Author & Consultant
of my clients shrink
from using hype in their marketing messages.
Hype is a style of
overexcited, exaggerated writing that can fire up the eager reader, but at
the cost of trust or credibility in the eyes of someone who is
temperamentally or professionally skeptical.
For instance, here is a hype-y headline of the sort found all around the
Internet: "If You Can Write Your Name, You Can Write and Publish a
Book in 7 Days - Guaranteed!"
Having been a writing teacher,
I know that the only way such a claim could be valid would be to play
games with the accepted meanings of the words "write" or
"book." People who can write their name cannot necessarily write
a coherent sentence or paragraph -- much less have enough ideas in their
head to fill a book of average length. Because of its implausibility, such
a headline is all the more appealing to those who feel impatient for
Many copywriting experts hold that if a headline or marketing pitch sells
and is not downright illegal for some reason, it's the right way to write.
However, I support my clients' instinctive recoil from hype and help them
with more truthful yet still lively and appealing persuasive techniques.
You can create vivid, powerfully persuasive copy without crossing the line
into hype by learning these
No-hype Technique #1:
Create rapport with the reader
Think your way into the mind of your ideal customer and express what
they're thinking and feeling. Then build on that. This wins over readers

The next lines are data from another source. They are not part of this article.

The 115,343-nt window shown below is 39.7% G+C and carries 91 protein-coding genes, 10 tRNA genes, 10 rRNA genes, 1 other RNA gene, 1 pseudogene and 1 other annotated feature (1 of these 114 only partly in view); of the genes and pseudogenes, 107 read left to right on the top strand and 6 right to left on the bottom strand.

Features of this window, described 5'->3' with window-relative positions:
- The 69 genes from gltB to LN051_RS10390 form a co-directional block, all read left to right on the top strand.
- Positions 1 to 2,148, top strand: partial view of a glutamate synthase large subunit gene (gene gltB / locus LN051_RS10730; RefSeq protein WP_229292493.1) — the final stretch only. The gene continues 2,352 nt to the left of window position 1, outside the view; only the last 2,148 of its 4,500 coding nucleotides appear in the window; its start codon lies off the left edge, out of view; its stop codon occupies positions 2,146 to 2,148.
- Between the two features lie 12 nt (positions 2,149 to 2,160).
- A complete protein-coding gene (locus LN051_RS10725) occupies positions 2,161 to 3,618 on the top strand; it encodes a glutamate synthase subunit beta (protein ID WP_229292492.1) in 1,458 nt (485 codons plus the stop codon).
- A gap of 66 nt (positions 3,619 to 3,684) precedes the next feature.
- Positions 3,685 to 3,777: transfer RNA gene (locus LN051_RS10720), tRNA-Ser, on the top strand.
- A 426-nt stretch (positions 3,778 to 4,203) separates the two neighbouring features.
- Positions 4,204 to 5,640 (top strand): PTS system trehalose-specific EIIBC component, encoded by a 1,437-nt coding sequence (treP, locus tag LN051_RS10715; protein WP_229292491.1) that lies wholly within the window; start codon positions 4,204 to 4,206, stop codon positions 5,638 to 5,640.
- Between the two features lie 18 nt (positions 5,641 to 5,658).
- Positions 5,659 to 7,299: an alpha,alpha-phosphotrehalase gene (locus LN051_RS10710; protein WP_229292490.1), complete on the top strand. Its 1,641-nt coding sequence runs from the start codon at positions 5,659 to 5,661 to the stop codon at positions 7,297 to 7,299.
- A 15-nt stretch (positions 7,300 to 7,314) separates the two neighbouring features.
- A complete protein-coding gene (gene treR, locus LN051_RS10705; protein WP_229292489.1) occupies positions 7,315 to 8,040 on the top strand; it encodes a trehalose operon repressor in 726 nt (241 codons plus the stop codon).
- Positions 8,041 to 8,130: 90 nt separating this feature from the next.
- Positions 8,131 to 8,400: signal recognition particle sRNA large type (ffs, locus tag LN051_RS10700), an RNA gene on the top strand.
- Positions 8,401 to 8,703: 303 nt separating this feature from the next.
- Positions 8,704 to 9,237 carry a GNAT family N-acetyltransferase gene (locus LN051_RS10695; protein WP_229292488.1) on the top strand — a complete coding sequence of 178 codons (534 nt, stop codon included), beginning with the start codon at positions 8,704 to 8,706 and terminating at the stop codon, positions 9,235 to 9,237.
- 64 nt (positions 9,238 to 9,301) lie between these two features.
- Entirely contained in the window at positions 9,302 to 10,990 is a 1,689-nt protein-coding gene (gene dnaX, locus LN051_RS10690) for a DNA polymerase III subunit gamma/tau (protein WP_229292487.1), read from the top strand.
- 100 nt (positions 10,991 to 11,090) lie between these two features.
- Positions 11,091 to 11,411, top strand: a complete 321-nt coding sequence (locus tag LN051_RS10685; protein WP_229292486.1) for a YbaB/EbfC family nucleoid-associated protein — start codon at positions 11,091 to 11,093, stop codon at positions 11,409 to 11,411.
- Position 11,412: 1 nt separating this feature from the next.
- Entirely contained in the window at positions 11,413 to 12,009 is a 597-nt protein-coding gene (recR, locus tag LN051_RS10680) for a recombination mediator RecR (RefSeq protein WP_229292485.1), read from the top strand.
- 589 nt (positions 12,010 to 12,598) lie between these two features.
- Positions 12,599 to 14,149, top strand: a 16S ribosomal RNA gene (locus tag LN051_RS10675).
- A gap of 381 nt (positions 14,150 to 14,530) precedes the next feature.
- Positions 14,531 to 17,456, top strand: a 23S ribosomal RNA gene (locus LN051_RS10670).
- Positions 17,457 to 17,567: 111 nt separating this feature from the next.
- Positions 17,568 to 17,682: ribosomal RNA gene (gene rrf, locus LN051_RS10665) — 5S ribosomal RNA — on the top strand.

by connecting with where they are and showing them the next logical step.
Wishing that your book in
progress could just finish itself already? Writing a book can be an
exercise in procrastination, frustration and roadblocks. But when you
use the "Two-a-Day" Method, your book gets completed easily,
steadily and finally.
No-hype Technique #2: Use
emotional words and phrases
Dry, matter-of-fact language isn't as persuasive as wording that
acknowledges and expresses what's at stake in the customer's situation and
the feelings involved.
BEFORE: Our database
offers detailed listings of more than $3.7 billion in available
AFTER: Access to our members-only database of more than $3.7
billion in free, no-strings-attached scholarship money means you can
attend the college of your dreams without enslaving yourself to future
No-hype Technique #3: Add
For every general concept you want to mention, substitute or add specific,
concrete details. Abstractions and generalities never hit home as
well as statements containing numbers, names, places, stories and other
specifics. Also, general statements have little impact because they
sound like things we've all heard a zillion times. Copywriters call
the technique of adding detail
"dimensionalizing" because it turns a square little statement
into a 3-D patterned shape that the reader has never quite encountered
In these two examples from Paul Lemberg's home page, the section in
parentheses dimensionalizes the claim just before it:
How to boost sales
quickly; (50-100% year-over-year sales
increase is not unusual among my clients.)
profits and build long-term equity;